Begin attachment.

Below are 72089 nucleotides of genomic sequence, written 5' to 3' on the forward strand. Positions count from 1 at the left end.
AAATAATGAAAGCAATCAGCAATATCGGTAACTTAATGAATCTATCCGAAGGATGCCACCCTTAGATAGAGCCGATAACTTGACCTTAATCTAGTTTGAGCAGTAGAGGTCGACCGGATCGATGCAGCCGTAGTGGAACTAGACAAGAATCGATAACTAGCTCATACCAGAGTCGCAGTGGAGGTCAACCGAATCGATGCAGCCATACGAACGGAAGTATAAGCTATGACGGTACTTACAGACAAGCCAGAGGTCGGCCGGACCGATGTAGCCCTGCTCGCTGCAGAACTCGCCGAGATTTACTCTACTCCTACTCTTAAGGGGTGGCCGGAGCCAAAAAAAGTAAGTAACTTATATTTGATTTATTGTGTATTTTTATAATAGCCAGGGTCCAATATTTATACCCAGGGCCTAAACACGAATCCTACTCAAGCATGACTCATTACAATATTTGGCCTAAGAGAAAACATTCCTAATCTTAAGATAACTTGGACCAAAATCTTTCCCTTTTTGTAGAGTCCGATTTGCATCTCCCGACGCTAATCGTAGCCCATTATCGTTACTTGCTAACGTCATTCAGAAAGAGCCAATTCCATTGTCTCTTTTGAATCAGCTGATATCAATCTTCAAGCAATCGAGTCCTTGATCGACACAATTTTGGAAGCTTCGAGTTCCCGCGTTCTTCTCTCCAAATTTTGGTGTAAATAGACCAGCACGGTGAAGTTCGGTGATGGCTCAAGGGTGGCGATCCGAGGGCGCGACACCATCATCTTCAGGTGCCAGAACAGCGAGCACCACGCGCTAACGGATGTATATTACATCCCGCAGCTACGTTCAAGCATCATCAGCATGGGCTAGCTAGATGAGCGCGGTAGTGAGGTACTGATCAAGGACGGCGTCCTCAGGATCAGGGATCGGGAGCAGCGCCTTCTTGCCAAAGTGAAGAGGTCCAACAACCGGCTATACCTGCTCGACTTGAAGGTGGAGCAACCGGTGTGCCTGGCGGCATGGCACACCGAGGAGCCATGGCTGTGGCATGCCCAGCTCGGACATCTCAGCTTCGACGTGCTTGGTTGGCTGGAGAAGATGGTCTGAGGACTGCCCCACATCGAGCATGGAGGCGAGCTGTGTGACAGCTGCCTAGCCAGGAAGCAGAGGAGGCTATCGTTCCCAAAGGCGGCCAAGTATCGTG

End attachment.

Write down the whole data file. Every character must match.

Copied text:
Below are 72089 nucleotides of genomic sequence, written 5' to 3' on the forward strand. Positions count from 1 at the left end.
AAATAATGAAAGCAATCAGCAATATCGGTAACTTAATGAATCTATCCGAAGGATGCCACCCTTAGATAGAGCCGATAACTTGACCTTAATCTAGTTTGAGCAGTAGAGGTCGACCGGATCGATGCAGCCGTAGTGGAACTAGACAAGAATCGATAACTAGCTCATACCAGAGTCGCAGTGGAGGTCAACCGAATCGATGCAGCCATACGAACGGAAGTATAAGCTATGACGGTACTTACAGACAAGCCAGAGGTCGGCCGGACCGATGTAGCCCTGCTCGCTGCAGAACTCGCCGAGATTTACTCTACTCCTACTCTTAAGGGGTGGCCGGAGCCAAAAAAAGTAAGTAACTTATATTTGATTTATTGTGTATTTTTATAATAGCCAGGGTCCAATATTTATACCCAGGGCCTAAACACGAATCCTACTCAAGCATGACTCATTACAATATTTGGCCTAAGAGAAAACATTCCTAATCTTAAGATAACTTGGACCAAAATCTTTCCCTTTTTGTAGAGTCCGATTTGCATCTCCCGACGCTAATCGTAGCCCATTATCGTTACTTGCTAACGTCATTCAGAAAGAGCCAATTCCATTGTCTCTTTTGAATCAGCTGATATCAATCTTCAAGCAATCGAGTCCTTGATCGACACAATTTTGGAAGCTTCGAGTTCCCGCGTTCTTCTCTCCAAATTTTGGTGTAAATAGACCAGCACGGTGAAGTTCGGTGATGGCTCAAGGGTGGCGATCCGAGGGCGCGACACCATCATCTTCAGGTGCCAGAACAGCGAGCACCACGCGCTAACGGATGTATATTACATCCCGCAGCTACGTTCAAGCATCATCAGCATGGGCTAGCTAGATGAGCGCGGTAGTGAGGTACTGATCAAGGACGGCGTCCTCAGGATCAGGGATCGGGAGCAGCGCCTTCTTGCCAAAGTGAAGAGGTCCAACAACCGGCTATACCTGCTCGACTTGAAGGTGGAGCAACCGGTGTGCCTGGCGGCATGGCACACCGAGGAGCCATGGCTGTGGCATGCCCAGCTCGGACATCTCAGCTTCGACGTGCTTGGTTGGCTGGAGAAGATGGTCTGAGGACTGCCCCACATCGAGCATGGAGGCGAGCTGTGTGACAGCTGCCTAGCCAGGAAGCAGAGGAGGCTATCGTTCCCAAAGGCGGCCAAGTATCGTG